Determining MRI Inflammation Targets When Considering a Rheumatoid Arthritis Treat-to-Target Strategy: Results of a Randomized, Placebo-Controlled Trial

INTRODUCTION:

Magnetic resonance imaging (MRI) is increasingly used in patients with rheumatoid arthritis (RA) to determine residual inflammation after treatment and as a predictor of structural damage progression. Establishing an optimal threshold of inflammatory activity that predicts lower risk of structural damage progression may inform treatment decisions. This post hoc analysis investigated whether patients with RA at low risk of structural damage progression can be identified based on MRI inflammation thresholds.

METHODS:

Hand and wrist MRI was performed at baseline, and at months 6 and 12 in a phase 3b, randomized, active-controlled, double-blind trial of abatacept in early RA (AVERT). Pathologies were scored using the OMERACT RA MRI Score. Data were stratified into two risk subgroups (less and more severe inflammation) for structural damage progression (erosion change > 0.5) based on baseline inflammation. In this post hoc analysis, log odds ratios of probability of progression {adjusted for baseline Disease Activity Score in 28 joints [C-reactive protein; DAS28 (CRP)]} were compared between subgroups to test the performance of inflammation thresholds.

RESULTS:

There were 351 randomized and treated patients with baseline MRIs, of whom 276 (78.6%) and 235 (67.0%) had MRIs available at months 6 and 12, respectively. The DAS28 (CRP)-adjusted probabilities of progression from baseline to month 12 based on scores at baseline, and from months 6 to 12 based on month 6 scores, were significantly lower among patients with less inflammation (P < 0.0001-0.0459), independent of clinical disease activity. Predefined thresholds of synovitis ≤ 3 (total score 21), osteitis ≤ 3 (total score 69) and total inflammation score (osteitis double-weighted) ≤ 9 were associated with a lower likelihood of structural damage progression in unadjusted analyses.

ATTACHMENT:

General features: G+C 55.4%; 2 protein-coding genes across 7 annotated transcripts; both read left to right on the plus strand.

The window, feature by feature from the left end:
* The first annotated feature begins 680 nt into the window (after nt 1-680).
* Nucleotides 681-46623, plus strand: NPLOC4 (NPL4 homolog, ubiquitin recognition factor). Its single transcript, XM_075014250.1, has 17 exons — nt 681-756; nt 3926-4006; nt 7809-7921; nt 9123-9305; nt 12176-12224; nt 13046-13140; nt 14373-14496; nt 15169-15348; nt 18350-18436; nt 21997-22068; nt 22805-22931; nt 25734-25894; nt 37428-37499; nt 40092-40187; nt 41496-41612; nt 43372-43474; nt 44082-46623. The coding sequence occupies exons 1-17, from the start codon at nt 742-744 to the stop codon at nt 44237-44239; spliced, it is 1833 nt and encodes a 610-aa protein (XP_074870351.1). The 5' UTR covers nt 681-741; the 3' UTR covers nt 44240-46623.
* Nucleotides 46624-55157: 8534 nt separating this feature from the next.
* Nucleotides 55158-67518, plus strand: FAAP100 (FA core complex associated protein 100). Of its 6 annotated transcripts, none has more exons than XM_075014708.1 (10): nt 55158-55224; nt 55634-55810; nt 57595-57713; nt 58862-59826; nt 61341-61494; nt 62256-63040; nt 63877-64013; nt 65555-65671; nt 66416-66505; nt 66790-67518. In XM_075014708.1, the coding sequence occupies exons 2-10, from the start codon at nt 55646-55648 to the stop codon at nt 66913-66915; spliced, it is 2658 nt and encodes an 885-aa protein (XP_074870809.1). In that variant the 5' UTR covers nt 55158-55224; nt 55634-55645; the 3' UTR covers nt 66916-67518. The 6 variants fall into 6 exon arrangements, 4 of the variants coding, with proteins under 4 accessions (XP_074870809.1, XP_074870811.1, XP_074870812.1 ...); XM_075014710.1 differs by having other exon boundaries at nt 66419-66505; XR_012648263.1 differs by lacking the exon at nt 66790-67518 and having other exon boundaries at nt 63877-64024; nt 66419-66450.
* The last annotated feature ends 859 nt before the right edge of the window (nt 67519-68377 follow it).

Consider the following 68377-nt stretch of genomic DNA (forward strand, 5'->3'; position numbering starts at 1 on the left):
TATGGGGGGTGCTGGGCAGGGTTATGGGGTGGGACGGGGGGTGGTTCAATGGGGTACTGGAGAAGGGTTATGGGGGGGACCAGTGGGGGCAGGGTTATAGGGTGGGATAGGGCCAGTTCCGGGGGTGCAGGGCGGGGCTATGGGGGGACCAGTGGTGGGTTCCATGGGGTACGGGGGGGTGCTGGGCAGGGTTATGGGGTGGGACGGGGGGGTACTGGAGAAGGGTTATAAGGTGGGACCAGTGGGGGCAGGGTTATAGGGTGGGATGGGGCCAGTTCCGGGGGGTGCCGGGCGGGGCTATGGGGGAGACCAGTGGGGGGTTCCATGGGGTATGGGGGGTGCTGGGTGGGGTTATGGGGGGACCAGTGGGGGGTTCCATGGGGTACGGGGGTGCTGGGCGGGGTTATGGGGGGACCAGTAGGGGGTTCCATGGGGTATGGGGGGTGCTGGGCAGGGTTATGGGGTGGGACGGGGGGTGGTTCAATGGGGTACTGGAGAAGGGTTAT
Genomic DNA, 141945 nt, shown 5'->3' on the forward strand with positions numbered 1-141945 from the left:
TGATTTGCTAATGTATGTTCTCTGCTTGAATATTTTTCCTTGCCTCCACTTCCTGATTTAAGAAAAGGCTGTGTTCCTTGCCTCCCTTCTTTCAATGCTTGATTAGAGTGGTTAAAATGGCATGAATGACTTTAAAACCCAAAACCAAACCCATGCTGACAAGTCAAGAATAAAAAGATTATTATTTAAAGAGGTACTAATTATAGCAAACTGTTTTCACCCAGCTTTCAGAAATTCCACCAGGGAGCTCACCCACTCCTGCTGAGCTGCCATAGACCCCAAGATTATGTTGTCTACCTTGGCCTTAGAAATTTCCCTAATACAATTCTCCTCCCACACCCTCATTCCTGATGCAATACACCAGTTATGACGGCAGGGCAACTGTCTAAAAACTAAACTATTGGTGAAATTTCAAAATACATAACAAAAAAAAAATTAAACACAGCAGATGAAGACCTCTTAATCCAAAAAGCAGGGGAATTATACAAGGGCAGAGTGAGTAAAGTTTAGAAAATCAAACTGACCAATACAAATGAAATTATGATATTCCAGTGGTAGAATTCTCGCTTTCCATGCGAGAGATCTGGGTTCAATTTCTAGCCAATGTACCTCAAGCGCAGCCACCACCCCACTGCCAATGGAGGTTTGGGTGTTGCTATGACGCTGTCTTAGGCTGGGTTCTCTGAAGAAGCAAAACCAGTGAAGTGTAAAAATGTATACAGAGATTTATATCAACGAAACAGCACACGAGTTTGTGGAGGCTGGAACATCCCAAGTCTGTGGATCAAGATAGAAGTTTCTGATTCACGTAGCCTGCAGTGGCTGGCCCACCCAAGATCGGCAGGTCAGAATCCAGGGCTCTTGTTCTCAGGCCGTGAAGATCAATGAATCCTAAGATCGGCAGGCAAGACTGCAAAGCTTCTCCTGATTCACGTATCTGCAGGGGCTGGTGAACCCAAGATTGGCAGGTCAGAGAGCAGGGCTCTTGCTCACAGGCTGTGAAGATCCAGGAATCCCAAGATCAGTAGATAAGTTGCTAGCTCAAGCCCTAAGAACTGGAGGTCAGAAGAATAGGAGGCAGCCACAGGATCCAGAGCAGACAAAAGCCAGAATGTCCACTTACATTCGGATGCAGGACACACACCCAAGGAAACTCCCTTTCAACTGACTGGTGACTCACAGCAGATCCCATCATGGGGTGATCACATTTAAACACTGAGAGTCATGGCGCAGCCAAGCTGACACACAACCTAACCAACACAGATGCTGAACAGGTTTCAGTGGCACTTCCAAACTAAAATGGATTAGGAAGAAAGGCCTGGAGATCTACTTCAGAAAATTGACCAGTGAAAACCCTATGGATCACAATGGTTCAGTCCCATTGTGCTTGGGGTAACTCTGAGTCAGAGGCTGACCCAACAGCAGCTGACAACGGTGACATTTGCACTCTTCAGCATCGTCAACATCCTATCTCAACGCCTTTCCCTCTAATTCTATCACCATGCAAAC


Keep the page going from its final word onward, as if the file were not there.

CONCLUSION:

Levels of MRI-determined inflammatory activity below defined thresholds were independently associated with a lower risk of structural damage progression in early RA, providing a potential trial endpoint for levels of inflammation not associated with progression.

TRIAL REGISTRATION:

ClinicalTrials.gov identifier, NCT01142726.

FUNDING:

Bristol-Myers Squibb.